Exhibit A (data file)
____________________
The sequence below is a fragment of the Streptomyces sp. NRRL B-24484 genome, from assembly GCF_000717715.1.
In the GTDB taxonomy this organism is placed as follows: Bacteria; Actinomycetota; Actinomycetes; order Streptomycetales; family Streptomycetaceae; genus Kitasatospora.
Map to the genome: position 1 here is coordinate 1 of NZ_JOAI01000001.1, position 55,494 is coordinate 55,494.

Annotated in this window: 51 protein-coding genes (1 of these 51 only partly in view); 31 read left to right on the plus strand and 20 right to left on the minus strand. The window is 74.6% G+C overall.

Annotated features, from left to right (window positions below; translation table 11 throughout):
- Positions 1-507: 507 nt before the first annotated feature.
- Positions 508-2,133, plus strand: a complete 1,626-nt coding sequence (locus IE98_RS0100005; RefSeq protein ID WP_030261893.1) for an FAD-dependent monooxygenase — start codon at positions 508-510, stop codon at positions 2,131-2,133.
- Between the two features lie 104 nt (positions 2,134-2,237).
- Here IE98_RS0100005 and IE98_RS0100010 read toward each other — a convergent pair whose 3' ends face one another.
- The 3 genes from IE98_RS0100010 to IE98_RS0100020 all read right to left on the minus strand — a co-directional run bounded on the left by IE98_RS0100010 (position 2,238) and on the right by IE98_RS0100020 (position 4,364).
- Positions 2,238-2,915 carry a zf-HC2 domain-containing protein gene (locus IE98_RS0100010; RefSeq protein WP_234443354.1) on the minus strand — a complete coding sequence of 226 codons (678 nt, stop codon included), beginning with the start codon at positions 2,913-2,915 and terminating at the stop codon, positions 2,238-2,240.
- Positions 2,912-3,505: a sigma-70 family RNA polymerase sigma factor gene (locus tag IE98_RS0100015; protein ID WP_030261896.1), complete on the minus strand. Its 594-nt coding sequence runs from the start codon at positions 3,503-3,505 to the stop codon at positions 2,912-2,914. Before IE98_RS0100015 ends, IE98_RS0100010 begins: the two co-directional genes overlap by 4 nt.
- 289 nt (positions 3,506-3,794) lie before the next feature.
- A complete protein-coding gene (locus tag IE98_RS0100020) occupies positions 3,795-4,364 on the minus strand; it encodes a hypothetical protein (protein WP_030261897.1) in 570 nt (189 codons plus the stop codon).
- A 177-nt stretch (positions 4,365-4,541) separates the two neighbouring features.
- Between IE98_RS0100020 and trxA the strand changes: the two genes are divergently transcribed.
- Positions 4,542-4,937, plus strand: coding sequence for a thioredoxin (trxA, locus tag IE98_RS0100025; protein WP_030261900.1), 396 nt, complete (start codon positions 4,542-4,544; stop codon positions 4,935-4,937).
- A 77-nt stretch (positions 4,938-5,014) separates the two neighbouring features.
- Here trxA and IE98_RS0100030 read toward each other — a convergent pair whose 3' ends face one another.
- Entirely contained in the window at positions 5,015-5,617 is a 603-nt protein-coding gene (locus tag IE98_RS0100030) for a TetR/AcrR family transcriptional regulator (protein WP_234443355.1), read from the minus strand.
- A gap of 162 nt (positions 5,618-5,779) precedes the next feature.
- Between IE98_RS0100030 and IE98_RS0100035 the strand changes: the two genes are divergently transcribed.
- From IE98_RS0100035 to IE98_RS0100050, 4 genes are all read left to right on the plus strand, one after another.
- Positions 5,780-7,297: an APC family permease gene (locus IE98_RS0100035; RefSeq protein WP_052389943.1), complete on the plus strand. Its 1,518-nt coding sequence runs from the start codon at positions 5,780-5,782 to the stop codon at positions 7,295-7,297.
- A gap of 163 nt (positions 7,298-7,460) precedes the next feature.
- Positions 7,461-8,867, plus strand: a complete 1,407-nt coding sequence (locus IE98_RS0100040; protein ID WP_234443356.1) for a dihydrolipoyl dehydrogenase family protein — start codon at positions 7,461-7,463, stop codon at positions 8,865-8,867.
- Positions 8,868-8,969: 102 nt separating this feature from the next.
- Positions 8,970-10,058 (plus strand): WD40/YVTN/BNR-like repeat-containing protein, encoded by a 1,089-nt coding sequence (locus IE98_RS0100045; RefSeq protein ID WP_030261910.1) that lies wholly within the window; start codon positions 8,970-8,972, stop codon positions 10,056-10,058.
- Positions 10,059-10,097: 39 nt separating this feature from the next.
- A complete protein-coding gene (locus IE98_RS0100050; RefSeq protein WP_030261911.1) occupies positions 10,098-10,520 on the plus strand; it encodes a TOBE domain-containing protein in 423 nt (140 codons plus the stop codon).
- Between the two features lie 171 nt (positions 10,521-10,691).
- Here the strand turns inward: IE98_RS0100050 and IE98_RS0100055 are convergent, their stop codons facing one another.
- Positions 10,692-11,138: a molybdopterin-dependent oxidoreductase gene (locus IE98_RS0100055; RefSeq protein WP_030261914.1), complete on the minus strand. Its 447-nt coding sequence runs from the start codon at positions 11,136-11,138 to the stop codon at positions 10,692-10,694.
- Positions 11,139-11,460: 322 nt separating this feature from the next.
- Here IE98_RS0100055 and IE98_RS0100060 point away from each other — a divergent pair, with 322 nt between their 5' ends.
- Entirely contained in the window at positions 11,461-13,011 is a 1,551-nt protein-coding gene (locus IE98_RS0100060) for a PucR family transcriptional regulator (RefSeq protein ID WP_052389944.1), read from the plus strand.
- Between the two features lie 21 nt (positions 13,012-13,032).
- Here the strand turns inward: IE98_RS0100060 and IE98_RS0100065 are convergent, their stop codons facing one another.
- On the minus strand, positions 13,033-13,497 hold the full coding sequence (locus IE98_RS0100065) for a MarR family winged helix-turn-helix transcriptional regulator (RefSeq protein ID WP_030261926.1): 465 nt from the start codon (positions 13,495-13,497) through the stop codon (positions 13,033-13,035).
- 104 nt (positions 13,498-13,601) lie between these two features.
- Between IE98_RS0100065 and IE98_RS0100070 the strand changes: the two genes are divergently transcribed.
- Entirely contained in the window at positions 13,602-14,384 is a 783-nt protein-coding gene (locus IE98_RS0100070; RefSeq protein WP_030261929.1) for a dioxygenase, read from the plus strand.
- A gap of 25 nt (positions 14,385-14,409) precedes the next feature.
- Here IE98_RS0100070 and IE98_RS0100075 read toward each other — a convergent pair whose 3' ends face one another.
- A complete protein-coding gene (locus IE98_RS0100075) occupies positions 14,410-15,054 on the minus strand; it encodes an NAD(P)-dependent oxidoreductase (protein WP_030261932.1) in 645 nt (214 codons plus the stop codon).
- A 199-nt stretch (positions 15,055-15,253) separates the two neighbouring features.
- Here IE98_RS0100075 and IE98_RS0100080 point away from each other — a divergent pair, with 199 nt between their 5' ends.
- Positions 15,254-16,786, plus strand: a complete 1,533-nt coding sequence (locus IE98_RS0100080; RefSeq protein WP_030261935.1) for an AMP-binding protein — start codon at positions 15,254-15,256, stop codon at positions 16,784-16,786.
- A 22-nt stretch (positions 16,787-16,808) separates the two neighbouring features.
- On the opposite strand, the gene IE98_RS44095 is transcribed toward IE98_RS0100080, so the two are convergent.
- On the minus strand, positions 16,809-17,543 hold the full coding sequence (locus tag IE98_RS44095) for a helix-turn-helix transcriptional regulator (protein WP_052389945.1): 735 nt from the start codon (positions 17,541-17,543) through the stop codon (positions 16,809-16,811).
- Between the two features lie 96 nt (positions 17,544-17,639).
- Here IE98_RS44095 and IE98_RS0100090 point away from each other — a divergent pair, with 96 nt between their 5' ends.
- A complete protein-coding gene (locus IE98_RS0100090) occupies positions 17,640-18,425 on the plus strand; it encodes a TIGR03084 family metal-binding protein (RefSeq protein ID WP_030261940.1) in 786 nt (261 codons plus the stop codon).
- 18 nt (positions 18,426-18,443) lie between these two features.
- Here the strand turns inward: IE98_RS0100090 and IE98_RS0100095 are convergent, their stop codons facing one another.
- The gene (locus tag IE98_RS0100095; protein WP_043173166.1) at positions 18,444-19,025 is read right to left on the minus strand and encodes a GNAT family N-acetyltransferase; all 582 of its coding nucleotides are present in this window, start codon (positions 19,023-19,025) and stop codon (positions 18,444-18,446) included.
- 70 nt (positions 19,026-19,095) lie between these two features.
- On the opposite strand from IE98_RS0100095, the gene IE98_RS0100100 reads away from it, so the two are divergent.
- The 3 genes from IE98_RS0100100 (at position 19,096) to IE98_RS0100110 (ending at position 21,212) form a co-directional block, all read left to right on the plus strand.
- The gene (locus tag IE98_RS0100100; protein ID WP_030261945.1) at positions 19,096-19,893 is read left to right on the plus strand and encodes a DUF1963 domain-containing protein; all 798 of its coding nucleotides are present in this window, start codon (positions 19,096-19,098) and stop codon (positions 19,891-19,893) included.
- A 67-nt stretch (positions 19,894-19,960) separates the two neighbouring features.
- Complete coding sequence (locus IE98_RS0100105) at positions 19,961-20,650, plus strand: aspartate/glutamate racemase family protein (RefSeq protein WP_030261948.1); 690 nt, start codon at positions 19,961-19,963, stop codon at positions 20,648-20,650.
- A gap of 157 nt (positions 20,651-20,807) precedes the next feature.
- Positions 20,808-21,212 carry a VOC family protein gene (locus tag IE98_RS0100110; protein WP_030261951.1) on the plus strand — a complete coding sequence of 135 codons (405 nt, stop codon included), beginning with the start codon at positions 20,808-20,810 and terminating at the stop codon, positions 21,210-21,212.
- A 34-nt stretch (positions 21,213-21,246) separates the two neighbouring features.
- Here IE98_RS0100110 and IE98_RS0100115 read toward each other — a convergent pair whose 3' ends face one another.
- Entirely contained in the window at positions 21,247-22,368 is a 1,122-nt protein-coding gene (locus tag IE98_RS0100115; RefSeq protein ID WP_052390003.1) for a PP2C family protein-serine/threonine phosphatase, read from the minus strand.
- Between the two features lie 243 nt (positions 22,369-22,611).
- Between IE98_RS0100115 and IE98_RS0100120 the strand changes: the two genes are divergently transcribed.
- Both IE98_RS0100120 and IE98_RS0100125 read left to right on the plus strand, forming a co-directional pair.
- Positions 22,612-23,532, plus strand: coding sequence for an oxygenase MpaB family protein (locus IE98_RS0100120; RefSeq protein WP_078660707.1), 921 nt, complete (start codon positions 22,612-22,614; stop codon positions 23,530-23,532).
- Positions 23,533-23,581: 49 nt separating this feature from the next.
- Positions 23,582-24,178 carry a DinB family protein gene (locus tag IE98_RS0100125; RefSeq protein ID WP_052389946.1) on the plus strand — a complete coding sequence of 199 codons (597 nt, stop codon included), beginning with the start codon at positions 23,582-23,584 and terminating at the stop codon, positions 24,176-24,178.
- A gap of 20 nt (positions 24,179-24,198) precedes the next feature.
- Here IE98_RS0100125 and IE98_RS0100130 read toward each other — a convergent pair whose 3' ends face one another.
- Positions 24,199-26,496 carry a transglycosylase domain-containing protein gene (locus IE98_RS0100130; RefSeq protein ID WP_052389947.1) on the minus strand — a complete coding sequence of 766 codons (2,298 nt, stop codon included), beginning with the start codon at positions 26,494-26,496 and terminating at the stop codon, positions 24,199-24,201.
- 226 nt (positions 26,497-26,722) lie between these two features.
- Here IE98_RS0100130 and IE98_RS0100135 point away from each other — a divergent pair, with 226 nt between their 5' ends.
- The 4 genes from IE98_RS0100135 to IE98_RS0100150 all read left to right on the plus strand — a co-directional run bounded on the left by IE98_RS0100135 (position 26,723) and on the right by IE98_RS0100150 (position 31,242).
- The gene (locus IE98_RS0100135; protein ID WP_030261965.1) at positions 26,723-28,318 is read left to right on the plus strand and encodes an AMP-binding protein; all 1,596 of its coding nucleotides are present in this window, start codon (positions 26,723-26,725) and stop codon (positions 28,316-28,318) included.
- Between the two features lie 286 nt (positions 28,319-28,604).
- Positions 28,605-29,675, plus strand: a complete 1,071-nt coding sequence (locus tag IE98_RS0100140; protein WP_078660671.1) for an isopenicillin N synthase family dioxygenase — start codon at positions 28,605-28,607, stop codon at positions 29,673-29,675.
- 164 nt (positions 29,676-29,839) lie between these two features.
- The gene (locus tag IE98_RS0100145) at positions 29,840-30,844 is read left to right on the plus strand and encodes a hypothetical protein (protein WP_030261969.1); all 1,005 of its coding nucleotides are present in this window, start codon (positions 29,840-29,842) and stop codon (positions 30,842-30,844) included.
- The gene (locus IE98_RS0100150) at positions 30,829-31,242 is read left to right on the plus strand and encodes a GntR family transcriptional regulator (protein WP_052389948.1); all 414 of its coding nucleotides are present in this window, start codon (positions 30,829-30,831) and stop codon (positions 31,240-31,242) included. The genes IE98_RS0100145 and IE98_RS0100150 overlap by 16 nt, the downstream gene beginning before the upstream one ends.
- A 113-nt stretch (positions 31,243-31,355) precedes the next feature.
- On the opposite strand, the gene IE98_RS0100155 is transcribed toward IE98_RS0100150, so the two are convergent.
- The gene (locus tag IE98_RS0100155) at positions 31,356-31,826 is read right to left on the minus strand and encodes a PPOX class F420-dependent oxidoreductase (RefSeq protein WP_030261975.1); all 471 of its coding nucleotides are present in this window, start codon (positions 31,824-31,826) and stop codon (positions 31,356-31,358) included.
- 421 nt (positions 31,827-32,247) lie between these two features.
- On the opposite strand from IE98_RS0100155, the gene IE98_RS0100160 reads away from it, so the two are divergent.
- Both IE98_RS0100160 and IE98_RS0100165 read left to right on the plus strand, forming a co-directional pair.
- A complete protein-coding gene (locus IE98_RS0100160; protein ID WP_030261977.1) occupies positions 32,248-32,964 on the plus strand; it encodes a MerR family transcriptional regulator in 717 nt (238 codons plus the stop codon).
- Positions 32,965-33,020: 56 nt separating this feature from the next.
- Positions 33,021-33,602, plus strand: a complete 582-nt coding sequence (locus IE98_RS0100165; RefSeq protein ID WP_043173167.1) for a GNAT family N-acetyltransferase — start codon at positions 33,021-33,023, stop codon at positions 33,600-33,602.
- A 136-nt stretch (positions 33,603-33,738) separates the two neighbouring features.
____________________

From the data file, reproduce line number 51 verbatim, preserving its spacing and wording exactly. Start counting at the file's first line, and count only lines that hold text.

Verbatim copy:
- On the minus strand, positions 16,809-17,543 hold the full coding sequence (locus tag IE98_RS44095) for a helix-turn-helix transcriptional regulator (protein WP_052389945.1): 735 nt from the start codon (positions 17,541-17,543) through the stop codon (positions 16,809-16,811).